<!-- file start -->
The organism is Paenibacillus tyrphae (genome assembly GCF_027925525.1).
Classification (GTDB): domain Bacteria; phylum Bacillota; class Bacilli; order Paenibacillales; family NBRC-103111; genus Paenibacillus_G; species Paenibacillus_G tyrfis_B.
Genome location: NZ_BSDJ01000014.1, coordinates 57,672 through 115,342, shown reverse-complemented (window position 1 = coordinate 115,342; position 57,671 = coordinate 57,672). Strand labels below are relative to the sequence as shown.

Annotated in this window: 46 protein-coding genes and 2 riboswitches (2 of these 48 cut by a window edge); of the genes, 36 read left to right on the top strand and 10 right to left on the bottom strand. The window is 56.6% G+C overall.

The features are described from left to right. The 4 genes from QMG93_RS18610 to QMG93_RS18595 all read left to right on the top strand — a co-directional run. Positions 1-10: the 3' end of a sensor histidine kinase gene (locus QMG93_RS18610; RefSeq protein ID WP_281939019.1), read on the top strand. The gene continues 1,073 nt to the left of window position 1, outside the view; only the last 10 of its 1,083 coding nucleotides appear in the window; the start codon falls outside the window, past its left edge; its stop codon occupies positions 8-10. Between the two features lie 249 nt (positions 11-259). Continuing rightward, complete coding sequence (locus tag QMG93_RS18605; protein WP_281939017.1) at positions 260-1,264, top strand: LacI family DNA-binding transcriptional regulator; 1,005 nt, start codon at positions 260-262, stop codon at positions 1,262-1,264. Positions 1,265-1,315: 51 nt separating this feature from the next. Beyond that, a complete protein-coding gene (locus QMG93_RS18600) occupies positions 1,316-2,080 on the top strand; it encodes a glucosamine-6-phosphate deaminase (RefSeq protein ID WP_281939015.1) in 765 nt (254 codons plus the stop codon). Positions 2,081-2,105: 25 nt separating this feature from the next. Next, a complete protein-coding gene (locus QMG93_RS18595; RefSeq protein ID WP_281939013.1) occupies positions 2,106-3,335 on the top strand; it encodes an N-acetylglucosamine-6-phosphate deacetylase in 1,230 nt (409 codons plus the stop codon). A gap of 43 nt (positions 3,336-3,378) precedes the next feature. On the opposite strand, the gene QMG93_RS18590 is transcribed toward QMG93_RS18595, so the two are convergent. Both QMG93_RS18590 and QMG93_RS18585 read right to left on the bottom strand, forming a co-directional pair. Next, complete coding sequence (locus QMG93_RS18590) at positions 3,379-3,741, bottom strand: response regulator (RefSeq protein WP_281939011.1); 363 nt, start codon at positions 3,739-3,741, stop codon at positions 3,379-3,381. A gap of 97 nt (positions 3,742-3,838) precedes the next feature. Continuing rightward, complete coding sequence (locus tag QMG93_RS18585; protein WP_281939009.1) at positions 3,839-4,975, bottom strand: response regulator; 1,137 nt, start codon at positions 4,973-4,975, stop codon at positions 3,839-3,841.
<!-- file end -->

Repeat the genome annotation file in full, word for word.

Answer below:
The organism is Paenibacillus tyrphae (genome assembly GCF_027925525.1).
Classification (GTDB): domain Bacteria; phylum Bacillota; class Bacilli; order Paenibacillales; family NBRC-103111; genus Paenibacillus_G; species Paenibacillus_G tyrfis_B.
Genome location: NZ_BSDJ01000014.1, coordinates 57,672 through 115,342, shown reverse-complemented (window position 1 = coordinate 115,342; position 57,671 = coordinate 57,672). Strand labels below are relative to the sequence as shown.

Annotated in this window: 46 protein-coding genes and 2 riboswitches (2 of these 48 cut by a window edge); of the genes, 36 read left to right on the top strand and 10 right to left on the bottom strand. The window is 56.6% G+C overall.

The features are described from left to right. The 4 genes from QMG93_RS18610 to QMG93_RS18595 all read left to right on the top strand — a co-directional run. Positions 1-10: the 3' end of a sensor histidine kinase gene (locus QMG93_RS18610; RefSeq protein ID WP_281939019.1), read on the top strand. The gene continues 1,073 nt to the left of window position 1, outside the view; only the last 10 of its 1,083 coding nucleotides appear in the window; the start codon falls outside the window, past its left edge; its stop codon occupies positions 8-10. Between the two features lie 249 nt (positions 11-259). Continuing rightward, complete coding sequence (locus tag QMG93_RS18605; protein WP_281939017.1) at positions 260-1,264, top strand: LacI family DNA-binding transcriptional regulator; 1,005 nt, start codon at positions 260-262, stop codon at positions 1,262-1,264. Positions 1,265-1,315: 51 nt separating this feature from the next. Beyond that, a complete protein-coding gene (locus QMG93_RS18600) occupies positions 1,316-2,080 on the top strand; it encodes a glucosamine-6-phosphate deaminase (RefSeq protein ID WP_281939015.1) in 765 nt (254 codons plus the stop codon). Positions 2,081-2,105: 25 nt separating this feature from the next. Next, a complete protein-coding gene (locus QMG93_RS18595; RefSeq protein ID WP_281939013.1) occupies positions 2,106-3,335 on the top strand; it encodes an N-acetylglucosamine-6-phosphate deacetylase in 1,230 nt (409 codons plus the stop codon). A gap of 43 nt (positions 3,336-3,378) precedes the next feature. On the opposite strand, the gene QMG93_RS18590 is transcribed toward QMG93_RS18595, so the two are convergent. Both QMG93_RS18590 and QMG93_RS18585 read right to left on the bottom strand, forming a co-directional pair. Next, complete coding sequence (locus QMG93_RS18590) at positions 3,379-3,741, bottom strand: response regulator (RefSeq protein WP_281939011.1); 363 nt, start codon at positions 3,739-3,741, stop codon at positions 3,379-3,381. A gap of 97 nt (positions 3,742-3,838) precedes the next feature. Continuing rightward, complete coding sequence (locus tag QMG93_RS18585; protein WP_281939009.1) at positions 3,839-4,975, bottom strand: response regulator; 1,137 nt, start codon at positions 4,973-4,975, stop codon at positions 3,839-3,841.